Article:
Review – Cuban Revolution in America

Cuban Revolution in America: Havana and the Making of a United States Left, 1968–1992
By Teishan A. Latner
Chapel Hill: The University of North Carolina Press, 2018

With Cuban Revolution in America, Teishan A. Latner makes an important contribution to our understanding of both U.S.-Cuban relations and the way in which the island nation influenced dissident movements within its larger neighbor. Latner’s work joins studies by Van Gosse, Cynthia Young, John A. Gronbeck-Tedesco, Rafael Rojas, Kepa Artaraz, and others in examining the powerful hold that the Cuban revolution has had over the American Left since 1959. Cuban Revolution in America distinguishes itself from much of the previous literature not only by focusing on previously understudied groups and individuals, but also by following this story into the 1990s and beyond. While most accounts of the relationship between the U.S. Left and Cuba focus on the dramatic period of the 1960s, in adopting a wider chronological lens Latner is able to show how events ranging from the air piracy epidemic of the early 1970s to anticolonial struggles in sub-Saharan Africa, Reagan-era interventions in Latin America, the end of the Cold War, and the post-9/11 “Global War on Terror” have affected both U.S.-Cuban relations and the often complicated relationship between American activists on the Left and the Cuban government. As such, the book is relevant not only to scholars of the U.S. Left and Cuba, but also to those interested in transnational organizing and rethinking the Cold War through the lens of the Third World.

At the heart of Cuban Revolution in America are profiles of a series of groups and individuals, most of which have received little previously scholarly attention. The work opens with a lengthy study of the Venceremos Brigade, groups of Americans who travelled to the island starting in 1969 and continuing to the present with the aim of contributing their physical labor (first to the sugar harvest and later to other projects) in service of the revolution. Conceived of as “a kind of radical Peace Corps for the civil rights and antiwar generation, the Venceremos Brigade hoped to undermine the atmosphere of Cold War mistrust by allowing Americans to witness Cuban society with their own eyes” (28). Latner deftly explores the ways in which the Brigades not only built bridges between American radicals and the Cuban government and people, but also helped the US Left to work through its own challenges and contradictions at the end of the 1960s. Though the project initially emerged out of the predominantly white New Left, the early organizers of the Brigades made a conscious effort to appeal to people of color within what scholar Cynthia Young dubbed the “U.S. Third World Left.” They also sought to move away from dry debates over theory and towards more concrete action in support of revolutionary change.

Though the early Brigades were often marked by internal tensions over race, gender, and sexuality that mirrored those within the broader U.S. Left, by following their evolution and institutionalization in the decades that followed, Latner effectively challenges the declensionist narrative that characterizes much of the scholarship on the post-1960s Left. He also captures the sometimes ambivalent relationship between the Brigades and their hosts. Though Cuba welcomed Americans who challenged their own government’s unrelenting hostility to the revolution, “the propensity of the Americans to emphasize their ethnic and racial identities over political ideology was puzzling. . . . The Cubans were generally uneasy with the use of race as a political organizing principle in the camps, an attitude that was also reflected in the Cuban press” (60). The ongoing story of the Venceremos Brigades thus offers in microcosm an example of the ways in which American Leftists and the Cuban revolution sought to grapple with changing domestic and international conditions as well as historical legacies around issues such as race, gender, and sexuality as they pursued their respective projects in the decades following the 1960s.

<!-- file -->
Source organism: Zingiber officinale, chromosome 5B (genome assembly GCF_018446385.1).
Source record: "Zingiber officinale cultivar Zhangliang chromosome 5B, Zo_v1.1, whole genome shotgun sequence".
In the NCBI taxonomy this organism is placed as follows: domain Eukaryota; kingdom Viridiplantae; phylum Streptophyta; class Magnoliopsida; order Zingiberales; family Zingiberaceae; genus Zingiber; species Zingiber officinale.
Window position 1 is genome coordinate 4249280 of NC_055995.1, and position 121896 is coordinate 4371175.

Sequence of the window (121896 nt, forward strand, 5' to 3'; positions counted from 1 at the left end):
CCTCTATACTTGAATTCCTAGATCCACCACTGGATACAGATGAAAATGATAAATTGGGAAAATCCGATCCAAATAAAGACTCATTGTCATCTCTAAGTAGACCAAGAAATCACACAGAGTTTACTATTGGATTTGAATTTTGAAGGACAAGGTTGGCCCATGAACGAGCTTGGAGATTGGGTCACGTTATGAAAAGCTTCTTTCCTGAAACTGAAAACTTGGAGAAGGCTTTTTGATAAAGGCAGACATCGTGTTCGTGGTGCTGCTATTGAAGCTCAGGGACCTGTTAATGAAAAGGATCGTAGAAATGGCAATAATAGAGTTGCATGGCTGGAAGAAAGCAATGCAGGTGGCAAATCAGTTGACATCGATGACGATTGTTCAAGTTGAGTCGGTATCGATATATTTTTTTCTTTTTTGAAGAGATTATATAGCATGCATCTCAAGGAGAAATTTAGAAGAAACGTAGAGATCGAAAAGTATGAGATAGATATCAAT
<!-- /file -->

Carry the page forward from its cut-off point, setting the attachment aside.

Two other chapters in this work are worthy of particular focus given their unique contributions to thinking about diplomatic history and international relations in the period under consideration. In “Revolution in the Air: Hijacking, Political Protest, and U.S.-Cuba Relations” Latner explores the air piracy epidemic of the late 1960s and early 1970s, which included at least 90 attempts to reach Havana in this fashion. As Latner notes, “Scholarship on hijacking has often been limited by an unwillingness to imagine hijackers as anything more than terrorists, mentally ill idealists, and common criminals” (126). It is only recently that a small group of scholars, including Latner and Paul Thomas Chamberlin, have given serious attention to hijacking in this era as exposing the soft underbelly of an increasingly globalized economy as well as a powerful tool for political dissidents and guerrillas. This chapter also explores the ongoing tension between the hijackers and their sometimes reluctant Cuban hosts. While committed to welcoming U.S. dissidents and political prisoners, the Cuban government had a low opinion of many of the hijackers, some of whom it suspected of being CIA plants. Cuban discomfort with the island’s status as the preferred destination for American hijackers helped bring about a rare moment of cooperation with Washington that culminated in a bilateral agreement intended to curb air piracy signed in February 1972. Latner’s study of hijacking as both a tool of revolution and a spur to cooperation between rival states is an important contribution to a subject that remains ripe for further study.